enlarging the diameter of a selected portion of the hole so as to form an enlarged portion and an unenlarged portion;
inserting a sleeve component into the enlarged portion of the hole;
inserting a fixation screw into the unenlarged portion of the hole; and
rotating the fixation screw to affix the prosthetic component to the bone.
16. The method according to claim 15, wherein the hole can be formed in the bone at a selected angle.
17. The method according to claim 16, wherein the angle of the hole with respect to the prosthetic component can range from ninety degrees to about plus or minus seventy degrees.
The present invention relates generally to prosthetic components, and more particularly, to prosthetic joints.
Joint arthroplasty is a well known surgical procedure by which a diseased and/or damaged natural joint is replaced by a prosthetic joint. Joint arthroplasty is commonly performed for hips, knees, elbows, and other joints. The health and condition of the joint to be replaced dictate the type of prosthesis necessary to replace the natural joint. For example, in a total hip arthroplasty an acetabular cup may be implanted in the pelvis to replace the natural acetabulum.
To implant an acetabular cup, an acetabular cavity is reamed in the acetabulum. The reamed cavity generally conforms to an outer surface of the acetabular cup. The acetabular cup is then inserted into the formed cavity and is then further secured by mechanical means, such as one or more fixation screws. The acetabular cup is positioned in the pelvis at a relatively fixed orientation with respect to patient anatomy and should remain stable.
FIGS. 1-4 show one type of prior art acetabular cup 10 implanted in a patient's acetabulum 12. The cup 10 includes a hemispherical outer member 14 for interfacing to bone and a mating inner member 16 for providing an articulation surface for the ball 18 of a femoral component 20. The inner member 16 is formed from polyethylene, for example, to provide a durable, low friction interface for allowing the femoral component to move freely. Apertures 22 are formed in the outer member 14 of the cup to provide passageways for fixation screws 24 that secure the acetabular cup 10 to the bone.
While the apertures allow the fixation screws to penetrate bone, the screws must be inserted at locations corresponding to the apertures. In addition, the fixations screws must be introduced into the bone within a limited angular range to allow proper seating of the screw head in the aperture.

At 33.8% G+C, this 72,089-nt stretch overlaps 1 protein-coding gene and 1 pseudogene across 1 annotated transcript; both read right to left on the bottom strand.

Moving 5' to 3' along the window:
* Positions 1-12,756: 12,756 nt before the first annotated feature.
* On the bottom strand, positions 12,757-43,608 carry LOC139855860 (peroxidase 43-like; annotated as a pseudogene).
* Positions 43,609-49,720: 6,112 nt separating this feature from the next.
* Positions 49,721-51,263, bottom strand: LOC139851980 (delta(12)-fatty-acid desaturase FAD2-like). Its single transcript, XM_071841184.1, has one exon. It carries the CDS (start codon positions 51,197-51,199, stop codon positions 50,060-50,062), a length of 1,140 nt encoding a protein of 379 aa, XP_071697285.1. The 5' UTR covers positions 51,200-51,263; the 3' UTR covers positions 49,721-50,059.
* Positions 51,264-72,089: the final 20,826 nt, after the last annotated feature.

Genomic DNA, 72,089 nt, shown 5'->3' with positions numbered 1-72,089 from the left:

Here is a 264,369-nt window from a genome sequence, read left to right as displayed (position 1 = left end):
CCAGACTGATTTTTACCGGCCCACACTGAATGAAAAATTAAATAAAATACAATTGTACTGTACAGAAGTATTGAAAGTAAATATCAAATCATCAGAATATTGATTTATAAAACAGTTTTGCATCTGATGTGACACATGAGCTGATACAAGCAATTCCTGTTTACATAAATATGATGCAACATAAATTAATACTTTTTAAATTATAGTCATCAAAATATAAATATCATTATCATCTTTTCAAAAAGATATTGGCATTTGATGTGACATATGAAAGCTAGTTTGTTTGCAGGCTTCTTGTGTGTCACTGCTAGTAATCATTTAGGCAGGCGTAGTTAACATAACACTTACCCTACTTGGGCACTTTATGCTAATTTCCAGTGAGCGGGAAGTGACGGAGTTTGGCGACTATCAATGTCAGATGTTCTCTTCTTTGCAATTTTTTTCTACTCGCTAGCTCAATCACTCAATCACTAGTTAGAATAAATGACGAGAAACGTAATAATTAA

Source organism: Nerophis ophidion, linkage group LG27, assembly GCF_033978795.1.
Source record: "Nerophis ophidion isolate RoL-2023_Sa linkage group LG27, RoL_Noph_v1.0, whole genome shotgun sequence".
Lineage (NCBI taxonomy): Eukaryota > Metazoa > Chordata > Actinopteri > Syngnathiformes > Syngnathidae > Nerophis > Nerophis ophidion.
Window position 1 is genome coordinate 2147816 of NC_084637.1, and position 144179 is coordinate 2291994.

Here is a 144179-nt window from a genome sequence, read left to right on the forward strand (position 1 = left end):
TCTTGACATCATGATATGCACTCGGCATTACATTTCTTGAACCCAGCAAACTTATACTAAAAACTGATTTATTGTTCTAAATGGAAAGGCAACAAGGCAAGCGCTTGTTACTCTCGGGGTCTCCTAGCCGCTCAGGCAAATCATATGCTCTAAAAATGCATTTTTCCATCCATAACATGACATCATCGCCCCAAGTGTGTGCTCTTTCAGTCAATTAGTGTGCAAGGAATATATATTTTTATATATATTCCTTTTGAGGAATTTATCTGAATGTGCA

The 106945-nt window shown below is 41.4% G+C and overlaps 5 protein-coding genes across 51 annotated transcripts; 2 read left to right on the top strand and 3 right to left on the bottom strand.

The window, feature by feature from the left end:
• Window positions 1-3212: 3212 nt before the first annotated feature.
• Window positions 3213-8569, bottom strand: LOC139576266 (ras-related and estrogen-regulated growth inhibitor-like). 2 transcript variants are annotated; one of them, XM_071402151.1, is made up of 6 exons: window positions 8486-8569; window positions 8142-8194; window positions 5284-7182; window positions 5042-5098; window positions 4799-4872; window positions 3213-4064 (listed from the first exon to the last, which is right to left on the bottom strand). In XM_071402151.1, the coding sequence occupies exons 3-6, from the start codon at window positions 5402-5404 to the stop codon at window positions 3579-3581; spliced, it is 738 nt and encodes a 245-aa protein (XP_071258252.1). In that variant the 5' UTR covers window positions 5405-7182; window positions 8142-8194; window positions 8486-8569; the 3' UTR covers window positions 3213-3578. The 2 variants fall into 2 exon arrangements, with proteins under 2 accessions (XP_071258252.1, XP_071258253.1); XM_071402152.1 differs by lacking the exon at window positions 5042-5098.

Further, while the implanted cup may initially be secured in position, movement of the implanted acetabular cup over time can contribute to erosion of the surrounding bone. One effect of such bone erosion is the loosening of the acetabular cup, allowing it to shift in position. More particularly, the implanted cup tends to subside into the surrounding bone so as to adversely affect conditions in the prosthetic joint. Typically, an implanted acetabular cup will subside several millimeters within a few years after implantation, which can result in one or more fixation screw impinging on the cup liner. Screw/liner contact can cause fretting of the liner and possibly catastrophic failure of the liner.
For example, as shown in the prior art prosthetic hip joint of FIG. 4, as the cup 10 subsides into the surrounding bone a head 26 of the fixation screw 24 begins to impinge upon the polyethylene inner cup member 16. The action of the screw 24 against the polyethylene inner member 16 as the joint is subjected to loads may cause wear debris to develop, which can ultimately result in osteolysis within the joint. In extreme cases, the screw 24 can fracture the inner member 16 causing catastrophic failure of the joint.
It would, therefore, be desirable to provide an implantable prosthesis system having features to optimize the positioning of fixation screws into bone, to minimize the effects of implant subsidence into the surrounding bone, and to increase safety margins.
The present invention provides a prosthetic joint system that enhances the long term fixation properties of the implant by providing a structure to allow fixation screws to be inserted at a range of angles and to accommodate subsidence of the prosthesis into bone. Although, the invention is primarily shown and described as an acetabular cup implantation system, it is understood that the invention has other applications as well, such as for use with prosthetic knee systems.
In one embodiment, an implantable prosthesis system includes an acetabular cup having a convex outer component for interfacing with bone and an inner component that is matable with the outer component to provide an articulation surface for a corresponding femoral component. The acetabular cup includes at least one aperture to provide a passageway for a fixation element, such as a screw, to secure the cup to bone. A plurality of sleeve components are provided to mate with the apertures formed in the outer component. Each sleeve is of a substantially elongate shape having an outer surface and a longitudinal bore extending therethrough from a proximal opening to a distal opening in the sleeve. The longitudinal bore is adapted to receive a fixation element, e.g., a bone screw, such that a head of the screw seats within the sleeve adjacent the distal opening of the sleeve. Each sleeve is adapted to mate with one of the apertures such that the distal opening of the sleeve is spaced away from an outer surface of the acetabular cup.